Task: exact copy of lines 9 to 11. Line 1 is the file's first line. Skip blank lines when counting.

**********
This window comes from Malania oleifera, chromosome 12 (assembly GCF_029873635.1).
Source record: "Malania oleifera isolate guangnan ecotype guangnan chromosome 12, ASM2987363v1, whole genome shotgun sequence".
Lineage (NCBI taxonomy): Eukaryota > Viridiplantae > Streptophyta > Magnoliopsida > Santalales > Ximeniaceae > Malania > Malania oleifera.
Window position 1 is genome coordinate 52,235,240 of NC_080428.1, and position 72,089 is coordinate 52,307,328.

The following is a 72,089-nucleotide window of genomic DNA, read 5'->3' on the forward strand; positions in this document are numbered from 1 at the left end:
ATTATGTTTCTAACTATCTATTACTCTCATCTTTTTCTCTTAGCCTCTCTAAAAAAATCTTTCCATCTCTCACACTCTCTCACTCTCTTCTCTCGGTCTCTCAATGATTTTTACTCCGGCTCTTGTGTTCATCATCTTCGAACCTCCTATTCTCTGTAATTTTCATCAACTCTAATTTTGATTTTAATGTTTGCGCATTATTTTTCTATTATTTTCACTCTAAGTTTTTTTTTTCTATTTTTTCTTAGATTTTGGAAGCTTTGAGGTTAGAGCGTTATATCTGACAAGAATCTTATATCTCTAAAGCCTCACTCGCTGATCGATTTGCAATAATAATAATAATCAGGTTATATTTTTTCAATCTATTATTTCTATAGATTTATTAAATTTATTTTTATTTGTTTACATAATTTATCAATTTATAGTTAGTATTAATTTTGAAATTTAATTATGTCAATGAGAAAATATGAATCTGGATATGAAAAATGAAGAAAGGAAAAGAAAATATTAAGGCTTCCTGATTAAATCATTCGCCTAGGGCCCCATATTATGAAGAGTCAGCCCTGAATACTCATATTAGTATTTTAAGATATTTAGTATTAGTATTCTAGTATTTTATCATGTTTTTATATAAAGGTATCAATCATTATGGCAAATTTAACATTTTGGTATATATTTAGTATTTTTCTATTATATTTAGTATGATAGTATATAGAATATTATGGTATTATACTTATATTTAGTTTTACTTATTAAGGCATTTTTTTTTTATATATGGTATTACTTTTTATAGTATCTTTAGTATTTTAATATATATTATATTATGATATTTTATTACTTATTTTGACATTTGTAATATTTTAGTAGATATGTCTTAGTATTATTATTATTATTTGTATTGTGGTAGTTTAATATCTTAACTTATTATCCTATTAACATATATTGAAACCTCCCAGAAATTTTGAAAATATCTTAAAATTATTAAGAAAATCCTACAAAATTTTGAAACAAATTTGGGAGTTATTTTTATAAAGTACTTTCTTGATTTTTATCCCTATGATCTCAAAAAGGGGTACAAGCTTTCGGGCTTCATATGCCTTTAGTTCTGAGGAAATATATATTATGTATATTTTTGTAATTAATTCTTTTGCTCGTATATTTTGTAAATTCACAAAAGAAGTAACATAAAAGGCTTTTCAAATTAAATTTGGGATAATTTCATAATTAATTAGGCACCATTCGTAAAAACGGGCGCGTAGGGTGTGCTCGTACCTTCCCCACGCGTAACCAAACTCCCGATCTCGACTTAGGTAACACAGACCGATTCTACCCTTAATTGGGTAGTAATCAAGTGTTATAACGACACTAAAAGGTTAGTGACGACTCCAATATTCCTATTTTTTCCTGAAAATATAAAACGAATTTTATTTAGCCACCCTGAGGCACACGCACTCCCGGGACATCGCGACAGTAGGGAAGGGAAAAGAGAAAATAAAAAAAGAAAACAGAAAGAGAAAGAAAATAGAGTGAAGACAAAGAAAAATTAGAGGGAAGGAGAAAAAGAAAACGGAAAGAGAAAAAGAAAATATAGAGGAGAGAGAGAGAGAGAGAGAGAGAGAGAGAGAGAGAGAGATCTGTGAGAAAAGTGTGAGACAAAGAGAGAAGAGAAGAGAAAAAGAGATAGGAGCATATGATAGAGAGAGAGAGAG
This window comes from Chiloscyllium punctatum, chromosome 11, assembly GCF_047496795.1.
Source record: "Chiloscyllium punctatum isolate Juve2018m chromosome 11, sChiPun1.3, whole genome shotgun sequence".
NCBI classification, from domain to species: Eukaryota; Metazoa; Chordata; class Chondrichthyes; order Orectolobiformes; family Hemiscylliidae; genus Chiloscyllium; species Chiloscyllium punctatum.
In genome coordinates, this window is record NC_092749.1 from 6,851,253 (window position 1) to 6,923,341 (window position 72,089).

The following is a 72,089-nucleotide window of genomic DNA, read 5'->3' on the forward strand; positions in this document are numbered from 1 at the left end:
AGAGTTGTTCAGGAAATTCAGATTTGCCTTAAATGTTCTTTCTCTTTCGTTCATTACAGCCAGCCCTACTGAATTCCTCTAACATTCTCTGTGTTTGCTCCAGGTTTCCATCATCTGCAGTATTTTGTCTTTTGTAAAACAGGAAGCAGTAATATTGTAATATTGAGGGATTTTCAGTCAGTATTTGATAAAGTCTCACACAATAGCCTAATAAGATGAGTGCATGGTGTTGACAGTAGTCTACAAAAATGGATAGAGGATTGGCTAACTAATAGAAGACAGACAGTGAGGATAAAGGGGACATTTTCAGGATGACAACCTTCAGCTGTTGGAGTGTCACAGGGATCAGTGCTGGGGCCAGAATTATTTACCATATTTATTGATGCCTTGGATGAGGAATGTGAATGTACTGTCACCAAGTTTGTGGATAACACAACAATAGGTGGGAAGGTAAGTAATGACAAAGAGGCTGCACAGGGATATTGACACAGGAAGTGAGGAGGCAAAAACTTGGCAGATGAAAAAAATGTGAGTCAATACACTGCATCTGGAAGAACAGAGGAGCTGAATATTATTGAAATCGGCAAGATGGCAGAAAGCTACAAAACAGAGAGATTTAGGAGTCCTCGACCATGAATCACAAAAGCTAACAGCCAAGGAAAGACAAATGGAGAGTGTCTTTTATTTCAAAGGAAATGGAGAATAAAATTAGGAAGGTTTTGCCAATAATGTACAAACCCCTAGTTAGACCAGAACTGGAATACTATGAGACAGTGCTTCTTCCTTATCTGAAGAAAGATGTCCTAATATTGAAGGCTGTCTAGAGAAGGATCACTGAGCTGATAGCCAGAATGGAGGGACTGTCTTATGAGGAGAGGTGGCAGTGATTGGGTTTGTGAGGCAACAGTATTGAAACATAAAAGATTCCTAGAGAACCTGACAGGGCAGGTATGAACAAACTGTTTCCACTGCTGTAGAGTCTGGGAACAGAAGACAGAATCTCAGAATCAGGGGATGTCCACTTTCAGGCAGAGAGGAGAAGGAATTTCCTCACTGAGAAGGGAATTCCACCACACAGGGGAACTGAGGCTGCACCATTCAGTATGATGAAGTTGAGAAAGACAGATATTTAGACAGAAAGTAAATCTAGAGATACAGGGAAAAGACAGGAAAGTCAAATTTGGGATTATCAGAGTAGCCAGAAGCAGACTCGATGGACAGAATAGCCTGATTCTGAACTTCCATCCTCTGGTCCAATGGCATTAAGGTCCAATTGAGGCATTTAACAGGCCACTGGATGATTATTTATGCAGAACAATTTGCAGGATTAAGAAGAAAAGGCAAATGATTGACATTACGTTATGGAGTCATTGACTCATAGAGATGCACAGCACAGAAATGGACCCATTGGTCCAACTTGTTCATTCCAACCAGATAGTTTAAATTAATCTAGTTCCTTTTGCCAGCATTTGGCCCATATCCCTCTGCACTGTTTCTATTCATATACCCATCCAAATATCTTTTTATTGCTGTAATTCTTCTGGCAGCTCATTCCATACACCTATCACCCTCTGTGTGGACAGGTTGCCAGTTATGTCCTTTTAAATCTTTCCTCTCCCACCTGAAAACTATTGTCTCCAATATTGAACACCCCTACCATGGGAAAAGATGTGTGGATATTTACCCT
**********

NCBI classification, from domain to species: Eukaryota; Metazoa; Chordata; class Chondrichthyes; order Orectolobiformes; family Hemiscylliidae; genus Chiloscyllium; species Chiloscyllium punctatum.
In genome coordinates, this window is record NC_092749.1 from 6,851,253 (window position 1) to 6,923,341 (window position 72,089).

The following is a 72,089-nucleotide window of genomic DNA, read 5'->3' on the forward strand; positions in this document are numbered from 1 at the left end: